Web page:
Parties aggrieved by the action of an administrative agency, such as the Human Rights Commission, ordinarily cannot seek review in the courts without first pursuing all administrative remedies available to them. (Phillips v. Graham (1981), 86 Ill. 2d 274, 289; Walker v. State Board of Elections (1976), 65 Ill. 2d 543, 551-52; Illinois Bell Telephone Co. v. Allphin (1975), 60 Ill. 2d 350, 358.) Requiring the exhaustion of remedies allows the administrative agency to fully develop and consider the facts of the cause before it; it allows the agency to utilize its expertise; and it allows the aggrieved party to ultimately succeed before the agency, making judicial review unnecessary. (Allphin, 60 Ill. 2d at 358; 4 K. Davis, Administrative Law Treatise 415 (2d ed. 1983).) The doctrine also helps protect agency processes from impairment by avoidable interruptions, allows the agency to correct its own errors, and conserves valuable judicial time by avoiding piecemeal appeals. 4 K. Davis, Administrative Law Treatise 415 (2d ed. 1983).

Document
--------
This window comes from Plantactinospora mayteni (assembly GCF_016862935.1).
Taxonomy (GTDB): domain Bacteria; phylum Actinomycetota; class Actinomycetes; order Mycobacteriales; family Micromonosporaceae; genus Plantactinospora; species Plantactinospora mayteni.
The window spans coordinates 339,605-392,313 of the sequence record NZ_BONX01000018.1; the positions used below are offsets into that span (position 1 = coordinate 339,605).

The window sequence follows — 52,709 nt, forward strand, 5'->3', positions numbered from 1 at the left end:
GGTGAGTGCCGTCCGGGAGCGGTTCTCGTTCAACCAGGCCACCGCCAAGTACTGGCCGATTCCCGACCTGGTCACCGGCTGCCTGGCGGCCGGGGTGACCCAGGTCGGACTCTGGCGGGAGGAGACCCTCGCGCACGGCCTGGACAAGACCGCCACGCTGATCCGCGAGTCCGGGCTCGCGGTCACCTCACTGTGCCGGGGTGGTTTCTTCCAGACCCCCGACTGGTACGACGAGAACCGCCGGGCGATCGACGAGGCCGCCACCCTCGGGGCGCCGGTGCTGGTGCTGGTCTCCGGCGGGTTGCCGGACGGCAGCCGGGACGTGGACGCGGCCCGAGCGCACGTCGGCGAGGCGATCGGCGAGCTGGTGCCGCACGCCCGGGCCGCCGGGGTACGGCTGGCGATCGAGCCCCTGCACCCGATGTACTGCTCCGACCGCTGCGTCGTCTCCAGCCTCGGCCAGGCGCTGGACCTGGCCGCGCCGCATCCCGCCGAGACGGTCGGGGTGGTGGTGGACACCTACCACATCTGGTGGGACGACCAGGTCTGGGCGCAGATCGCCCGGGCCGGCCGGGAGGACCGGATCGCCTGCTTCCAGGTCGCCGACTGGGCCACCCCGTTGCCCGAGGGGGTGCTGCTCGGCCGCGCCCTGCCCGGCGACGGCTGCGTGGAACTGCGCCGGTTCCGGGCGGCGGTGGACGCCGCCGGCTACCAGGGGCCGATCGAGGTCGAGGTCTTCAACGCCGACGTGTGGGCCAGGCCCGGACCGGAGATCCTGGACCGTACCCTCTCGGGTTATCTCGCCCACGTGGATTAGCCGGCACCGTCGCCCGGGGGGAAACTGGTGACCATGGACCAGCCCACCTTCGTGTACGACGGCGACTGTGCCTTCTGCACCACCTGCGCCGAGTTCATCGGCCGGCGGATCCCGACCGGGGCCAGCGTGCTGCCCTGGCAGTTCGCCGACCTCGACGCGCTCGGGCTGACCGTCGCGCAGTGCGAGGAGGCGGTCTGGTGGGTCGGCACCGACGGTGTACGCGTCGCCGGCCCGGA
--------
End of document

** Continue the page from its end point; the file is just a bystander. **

While this court generally requires strict compliance with this doctrine, we recognize several exceptions. An *309aggrieved party may seek judicial review of an administrative decision without complying with the exhaustion of remedies doctrine where a statute, ordinance or rule is attacked as unconstitutional on its face (County of Kane v. Carlson (1986), 116 Ill. 2d 186, 199; City of Chicago v. Illinois Commerce Comm’n (1980), 79 Ill. 2d 213, 217; Allphin, 60 Ill. 2d at 358), where multiple administrative remedies exist and at least one is exhausted (Allphin, 60 Ill. 2d at 358; One Way Liquors, Inc. v. Byrne (1982), 105 Ill. App. 3d 856, 861), where the agency cannot provide an adequate remedy or where it is patently futile to seek relief before the agency (Graham v. Illinois Racing Board (1979), 76 Ill. 2d 566, 573; Sanders v. City of Springfield (1985), 130 Ill. App. 3d 490, 493), where no issues of fact are presented or agency expertise is not involved (Allphin, 60 Ill. 2d at 358; McKenna v. Board of Trustees (1980), 90 Ill. App. 3d 992, 998-99), where irreparable harm will result from further pursuit of administrative remedies (Allphin, 60 Ill. 2d 350; Byrne, 105 Ill. App. 3d at 861), or where the agency’s jurisdiction is attacked because it is not authorized by statute (Byrne, 105 Ill. App. 3d at 861).